Kenneth Chen is partner and head of corporate advisory services at RSM Nelson Wheeler, and a certified practising accountant of CPA Australia. He specialises in corporate insolvency administration and forensic accounting investigations to support litigation and arbitration.
Tell us about your career
I came back to Hong Kong in 1992 from Australia and worked as a junior auditor at a local CPA firm. After about eight months, I realised auditing was not my cup of tea. I moved to the commercial field and spent about four years in the accounting departments of local and international firms with a focus on mainland trade. I joined RSM Nelson Wheeler in 1997.
At the job interview, the interviewers asked if I was a professional accountant - which thankfully I was because I had recently completed my exams at CPA Australia. They also asked if I had experience in insolvency administration. I didn’t - but back then very few people did, since the subject was so new. My experience in commercial accounting exposure to mainland issues attracted RSM Nelson Wheeler.
Why did you become an accountant?
I chose to study accountancy in university because I liked numbers, and I was good at maths in high school. I also felt it would give me an edge, as accounting is one of the basic infrastructures in businesses - like a “master key” that opens many doors.
Is your work different from what is associated with accounting?
As a liquidator, I take control of firms in financial difficulties. I try to rescue them and save jobs, but you don't succeed every time.
When circumstances are not promising, I will have to wind [operations] down in an orderly fashion to minimise social disruption.
An auditor's role focuses on historical information, while I assess a situation and make decisions for future events that may affect many people.
As a forensic accountant, you need to be detail-oriented and have strong investigative intuitiveness, the ability to identify key issues and effective written communication skills. I often work with legal professionals to resolve disputes between shareholders and family members, and help courts understand complex business transactions and analyse the underlying effects to relevant parties.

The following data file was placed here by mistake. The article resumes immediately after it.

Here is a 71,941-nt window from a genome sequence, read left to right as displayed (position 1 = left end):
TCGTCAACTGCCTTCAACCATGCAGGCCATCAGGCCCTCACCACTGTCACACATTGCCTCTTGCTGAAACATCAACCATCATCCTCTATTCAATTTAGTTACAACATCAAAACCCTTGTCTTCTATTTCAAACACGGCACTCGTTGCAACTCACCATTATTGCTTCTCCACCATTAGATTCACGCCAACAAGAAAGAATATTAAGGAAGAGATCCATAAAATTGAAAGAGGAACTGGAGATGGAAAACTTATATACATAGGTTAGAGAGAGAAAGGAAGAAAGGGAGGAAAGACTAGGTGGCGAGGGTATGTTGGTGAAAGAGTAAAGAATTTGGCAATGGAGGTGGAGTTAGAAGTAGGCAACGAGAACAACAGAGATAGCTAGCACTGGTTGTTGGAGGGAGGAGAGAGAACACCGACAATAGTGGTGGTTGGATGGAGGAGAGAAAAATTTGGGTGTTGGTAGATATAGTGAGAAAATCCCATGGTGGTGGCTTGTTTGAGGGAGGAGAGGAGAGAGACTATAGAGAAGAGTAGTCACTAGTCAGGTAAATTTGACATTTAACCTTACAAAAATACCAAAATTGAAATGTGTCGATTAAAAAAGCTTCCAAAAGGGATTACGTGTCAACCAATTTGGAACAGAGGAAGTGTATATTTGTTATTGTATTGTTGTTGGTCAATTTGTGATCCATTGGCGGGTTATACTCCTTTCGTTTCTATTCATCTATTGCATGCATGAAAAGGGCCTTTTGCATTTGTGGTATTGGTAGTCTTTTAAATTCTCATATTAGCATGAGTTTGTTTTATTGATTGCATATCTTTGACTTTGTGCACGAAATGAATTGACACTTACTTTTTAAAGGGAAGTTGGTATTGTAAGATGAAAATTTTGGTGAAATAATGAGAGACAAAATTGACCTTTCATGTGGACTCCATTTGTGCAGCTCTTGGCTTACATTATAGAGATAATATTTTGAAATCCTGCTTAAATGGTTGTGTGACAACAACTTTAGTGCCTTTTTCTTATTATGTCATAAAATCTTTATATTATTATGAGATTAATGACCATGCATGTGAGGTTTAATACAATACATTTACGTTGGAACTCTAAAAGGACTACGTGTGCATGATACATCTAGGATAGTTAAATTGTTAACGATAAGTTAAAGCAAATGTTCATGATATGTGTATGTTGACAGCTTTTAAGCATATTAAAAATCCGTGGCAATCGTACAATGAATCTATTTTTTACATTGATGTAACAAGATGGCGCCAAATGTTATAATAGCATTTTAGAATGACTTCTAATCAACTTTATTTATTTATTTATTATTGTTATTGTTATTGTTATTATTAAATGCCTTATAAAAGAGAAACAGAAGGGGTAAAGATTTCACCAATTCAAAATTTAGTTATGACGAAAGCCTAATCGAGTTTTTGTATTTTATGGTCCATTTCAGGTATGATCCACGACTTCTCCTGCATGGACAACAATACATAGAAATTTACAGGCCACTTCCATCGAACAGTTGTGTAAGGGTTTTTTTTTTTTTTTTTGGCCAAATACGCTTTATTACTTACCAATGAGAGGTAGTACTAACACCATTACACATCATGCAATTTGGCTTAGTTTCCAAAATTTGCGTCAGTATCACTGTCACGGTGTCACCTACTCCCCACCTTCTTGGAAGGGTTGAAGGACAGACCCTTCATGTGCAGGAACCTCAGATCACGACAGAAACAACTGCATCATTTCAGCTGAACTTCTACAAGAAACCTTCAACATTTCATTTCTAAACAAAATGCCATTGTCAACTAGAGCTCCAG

By not going through the “big four” accounting firms, did it make your career path more challenging?
It helped - especially for a career in corporate advisory. My focus on insolvency administration and forensic accounting means I need good commercial sense. I must review every case in detail and understand the critical factors before making a decision.
Some people think accountancy is boring. What do you say to that?
Absolutely - I sometimes introduce myself to other non-accounting professionals as a boring accountant, and then I go on and talk about my insolvency and forensic work and the decisions that I have made that affected the lives of other people. People appreciate when you have made the right decisions, I find that most satisfying.
Have you ever regretted becoming an accountant?
It was the best decision I ever made.
What is your advice for young people who are considering a career in accountancy?
Develop the right attitude to work hard and learn fast, and rewards will follow. If you are going to pursue a career as an accountant, obtain your professional accounting status and then decide whether to move into the commercial field, public practice in a CPA firm, or something else.
Time is one of the key resources and everyone is competing against it. One logical and simple way to save time is to obtain an internationally recognised professional qualification and CPA Australia is an example that has helped me achieve my career goal. There are many other soft skills that would give young people a leading edge, but obtaining a professional status from an internationally recognised accounting body is the obvious starting point for any accountants pursuing a professional career.
Full member of CPA Australia since 1998
Became a member of the Official Receiver's Administrative Panel of Insolvency Partners and Appointment Takers for court winding-up in 2006
Made partner at RSM Nelson Wheeler CPA and managing director of RSM Nelson Wheeler Corporate Advisory in 2007